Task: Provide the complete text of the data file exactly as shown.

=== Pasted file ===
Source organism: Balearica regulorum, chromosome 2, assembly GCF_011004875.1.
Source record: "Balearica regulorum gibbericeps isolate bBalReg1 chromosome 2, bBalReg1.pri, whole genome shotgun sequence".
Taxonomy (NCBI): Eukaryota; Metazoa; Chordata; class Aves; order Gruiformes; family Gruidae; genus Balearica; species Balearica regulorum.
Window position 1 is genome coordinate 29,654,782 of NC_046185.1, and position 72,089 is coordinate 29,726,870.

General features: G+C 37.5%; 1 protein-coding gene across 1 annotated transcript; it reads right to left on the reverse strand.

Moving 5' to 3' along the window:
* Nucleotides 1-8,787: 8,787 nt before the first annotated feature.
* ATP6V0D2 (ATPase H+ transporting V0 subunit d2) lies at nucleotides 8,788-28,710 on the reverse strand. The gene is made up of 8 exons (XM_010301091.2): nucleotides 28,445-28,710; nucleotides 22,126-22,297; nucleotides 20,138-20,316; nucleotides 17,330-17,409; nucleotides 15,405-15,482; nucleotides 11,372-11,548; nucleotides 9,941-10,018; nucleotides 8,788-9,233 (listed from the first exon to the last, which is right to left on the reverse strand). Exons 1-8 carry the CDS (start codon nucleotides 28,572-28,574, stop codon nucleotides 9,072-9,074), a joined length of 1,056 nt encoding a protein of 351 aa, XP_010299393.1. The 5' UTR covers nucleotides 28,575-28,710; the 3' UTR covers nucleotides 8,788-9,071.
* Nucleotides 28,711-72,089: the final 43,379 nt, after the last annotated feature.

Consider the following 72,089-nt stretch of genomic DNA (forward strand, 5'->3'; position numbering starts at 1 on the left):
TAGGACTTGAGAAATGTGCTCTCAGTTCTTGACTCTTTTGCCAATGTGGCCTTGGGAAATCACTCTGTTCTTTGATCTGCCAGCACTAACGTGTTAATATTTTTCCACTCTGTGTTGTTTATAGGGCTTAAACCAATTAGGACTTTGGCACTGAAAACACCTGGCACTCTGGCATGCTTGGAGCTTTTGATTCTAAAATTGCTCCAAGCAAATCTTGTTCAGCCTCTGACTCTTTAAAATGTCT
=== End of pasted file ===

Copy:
Source organism: Balearica regulorum, chromosome 2, assembly GCF_011004875.1.
Source record: "Balearica regulorum gibbericeps isolate bBalReg1 chromosome 2, bBalReg1.pri, whole genome shotgun sequence".
Taxonomy (NCBI): Eukaryota; Metazoa; Chordata; class Aves; order Gruiformes; family Gruidae; genus Balearica; species Balearica regulorum.
Window position 1 is genome coordinate 29,654,782 of NC_046185.1, and position 72,089 is coordinate 29,726,870.

General features: G+C 37.5%; 1 protein-coding gene across 1 annotated transcript; it reads right to left on the reverse strand.

Moving 5' to 3' along the window:
* Nucleotides 1-8,787: 8,787 nt before the first annotated feature.
* ATP6V0D2 (ATPase H+ transporting V0 subunit d2) lies at nucleotides 8,788-28,710 on the reverse strand. The gene is made up of 8 exons (XM_010301091.2): nucleotides 28,445-28,710; nucleotides 22,126-22,297; nucleotides 20,138-20,316; nucleotides 17,330-17,409; nucleotides 15,405-15,482; nucleotides 11,372-11,548; nucleotides 9,941-10,018; nucleotides 8,788-9,233 (listed from the first exon to the last, which is right to left on the reverse strand). Exons 1-8 carry the CDS (start codon nucleotides 28,572-28,574, stop codon nucleotides 9,072-9,074), a joined length of 1,056 nt encoding a protein of 351 aa, XP_010299393.1. The 5' UTR covers nucleotides 28,575-28,710; the 3' UTR covers nucleotides 8,788-9,071.
* Nucleotides 28,711-72,089: the final 43,379 nt, after the last annotated feature.

Consider the following 72,089-nt stretch of genomic DNA (forward strand, 5'->3'; position numbering starts at 1 on the left):
TAGGACTTGAGAAATGTGCTCTCAGTTCTTGACTCTTTTGCCAATGTGGCCTTGGGAAATCACTCTGTTCTTTGATCTGCCAGCACTAACGTGTTAATATTTTTCCACTCTGTGTTGTTTATAGGGCTTAAACCAATTAGGACTTTGGCACTGAAAACACCTGGCACTCTGGCATGCTTGGAGCTTTTGATTCTAAAATTGCTCCAAGCAAATCTTGTTCAGCCTCTGACTCTTTAAAATGTCT